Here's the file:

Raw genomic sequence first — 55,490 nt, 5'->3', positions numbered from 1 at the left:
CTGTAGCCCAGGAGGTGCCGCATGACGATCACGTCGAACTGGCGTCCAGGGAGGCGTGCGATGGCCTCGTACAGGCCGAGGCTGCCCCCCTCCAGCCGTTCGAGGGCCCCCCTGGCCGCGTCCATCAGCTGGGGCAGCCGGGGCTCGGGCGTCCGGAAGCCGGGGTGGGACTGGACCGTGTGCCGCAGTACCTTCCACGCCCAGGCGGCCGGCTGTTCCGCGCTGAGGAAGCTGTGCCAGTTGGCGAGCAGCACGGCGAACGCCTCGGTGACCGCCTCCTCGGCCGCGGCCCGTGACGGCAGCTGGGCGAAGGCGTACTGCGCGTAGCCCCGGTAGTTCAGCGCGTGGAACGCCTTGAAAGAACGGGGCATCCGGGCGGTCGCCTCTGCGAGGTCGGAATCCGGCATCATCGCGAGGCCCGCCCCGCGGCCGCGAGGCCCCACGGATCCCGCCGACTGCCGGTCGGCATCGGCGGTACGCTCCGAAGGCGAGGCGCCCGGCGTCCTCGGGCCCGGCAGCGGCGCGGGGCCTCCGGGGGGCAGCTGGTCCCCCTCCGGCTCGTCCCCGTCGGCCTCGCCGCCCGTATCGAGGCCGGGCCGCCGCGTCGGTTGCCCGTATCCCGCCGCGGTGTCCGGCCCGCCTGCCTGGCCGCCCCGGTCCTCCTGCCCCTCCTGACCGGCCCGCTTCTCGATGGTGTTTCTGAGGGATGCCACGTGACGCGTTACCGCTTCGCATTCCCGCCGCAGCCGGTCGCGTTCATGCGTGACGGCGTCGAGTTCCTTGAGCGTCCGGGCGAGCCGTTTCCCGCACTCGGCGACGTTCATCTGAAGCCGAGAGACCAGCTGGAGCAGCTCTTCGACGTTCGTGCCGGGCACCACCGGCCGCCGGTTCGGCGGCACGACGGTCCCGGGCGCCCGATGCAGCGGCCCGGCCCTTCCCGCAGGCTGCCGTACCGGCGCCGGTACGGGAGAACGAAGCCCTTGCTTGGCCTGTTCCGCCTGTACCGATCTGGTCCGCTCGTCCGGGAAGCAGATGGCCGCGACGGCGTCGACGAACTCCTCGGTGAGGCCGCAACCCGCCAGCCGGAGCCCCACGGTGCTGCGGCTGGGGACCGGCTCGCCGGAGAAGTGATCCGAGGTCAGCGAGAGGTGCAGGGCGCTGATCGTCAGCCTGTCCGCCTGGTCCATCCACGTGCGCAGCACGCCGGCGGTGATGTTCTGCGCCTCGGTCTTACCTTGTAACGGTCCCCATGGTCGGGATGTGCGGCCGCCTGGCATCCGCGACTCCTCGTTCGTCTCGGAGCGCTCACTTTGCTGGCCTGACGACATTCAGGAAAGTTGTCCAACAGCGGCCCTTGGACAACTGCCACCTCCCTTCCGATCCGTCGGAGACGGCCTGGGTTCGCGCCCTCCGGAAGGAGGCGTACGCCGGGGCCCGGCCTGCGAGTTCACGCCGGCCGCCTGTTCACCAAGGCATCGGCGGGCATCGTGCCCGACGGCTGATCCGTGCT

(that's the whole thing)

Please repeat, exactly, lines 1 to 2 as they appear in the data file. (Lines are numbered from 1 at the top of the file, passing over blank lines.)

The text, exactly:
Raw genomic sequence first — 55,490 nt, 5'->3', positions numbered from 1 at the left:
CTGTAGCCCAGGAGGTGCCGCATGACGATCACGTCGAACTGGCGTCCAGGGAGGCGTGCGATGGCCTCGTACAGGCCGAGGCTGCCCCCCTCCAGCCGTTCGAGGGCCCCCCTGGCCGCGTCCATCAGCTGGGGCAGCCGGGGCTCGGGCGTCCGGAAGCCGGGGTGGGACTGGACCGTGTGCCGCAGTACCTTCCACGCCCAGGCGGCCGGCTGTTCCGCGCTGAGGAAGCTGTGCCAGTTGGCGAGCAGCACGGCGAACGCCTCGGTGACCGCCTCCTCGGCCGCGGCCCGTGACGGCAGCTGGGCGAAGGCGTACTGCGCGTAGCCCCGGTAGTTCAGCGCGTGGAACGCCTTGAAAGAACGGGGCATCCGGGCGGTCGCCTCTGCGAGGTCGGAATCCGGCATCATCGCGAGGCCCGCCCCGCGGCCGCGAGGCCCCACGGATCCCGCCGACTGCCGGTCGGCATCGGCGGTACGCTCCGAAGGCGAGGCGCCCGGCGTCCTCGGGCCCGGCAGCGGCGCGGGGCCTCCGGGGGGCAGCTGGTCCCCCTCCGGCTCGTCCCCGTCGGCCTCGCCGCCCGTATCGAGGCCGGGCCGCCGCGTCGGTTGCCCGTATCCCGCCGCGGTGTCCGGCCCGCCTGCCTGGCCGCCCCGGTCCTCCTGCCCCTCCTGACCGGCCCGCTTCTCGATGGTGTTTCTGAGGGATGCCACGTGACGCGTTACCGCTTCGCATTCCCGCCGCAGCCGGTCGCGTTCATGCGTGACGGCGTCGAGTTCCTTGAGCGTCCGGGCGAGCCGTTTCCCGCACTCGGCGACGTTCATCTGAAGCCGAGAGACCAGCTGGAGCAGCTCTTCGACGTTCGTGCCGGGCACCACCGGCCGCCGGTTCGGCGGCACGACGGTCCCGGGCGCCCGATGCAGCGGCCCGGCCCTTCCCGCAGGCTGCCGTACCGGCGCCGGTACGGGAGAACGAAGCCCTTGCTTGGCCTGTTCCGCCTGTACCGATCTGGTCCGCTCGTCCGGGAAGCAGATGGCCGCGACGGCGTCGACGAACTCCTCGGTGAGGCCGCAACCCGCCAGCCGGAGCCCCACGGTGCTGCGGCTGGGGACCGGCTCGCCGGAGAAGTGATCCGAGGTCAGCGAGAGGTGCAGGGCGCTGATCGTCAGCCTGTCCGCCTGGTCCATCCACGTGCGCAGCACGCCGGCGGTGATGTTCTGCGCCTCGGTCTTACCTTGTAACGGTCCCCATGGTCGGGATGTGCGGCCGCCTGGCATCCGCGACTCCTCGTTCGTCTCGGAGCGCTCACTTTGCTGGCCTGACGACATTCAGGAAAGTTGTCCAACAGCGGCCCTTGGACAACTGCCACCTCCCTTCCGATCCGTCGGAGACGGCCTGGGTTCGCGCCCTCCGGAAGGAGGCGTACGCCGGGGCCCGGCCTGCGAGTTCACGCCGGCCGCCTGTTCACCAAGGCATCGGCGGGCATCGTGCCCGACGGCTGATCCGTGCT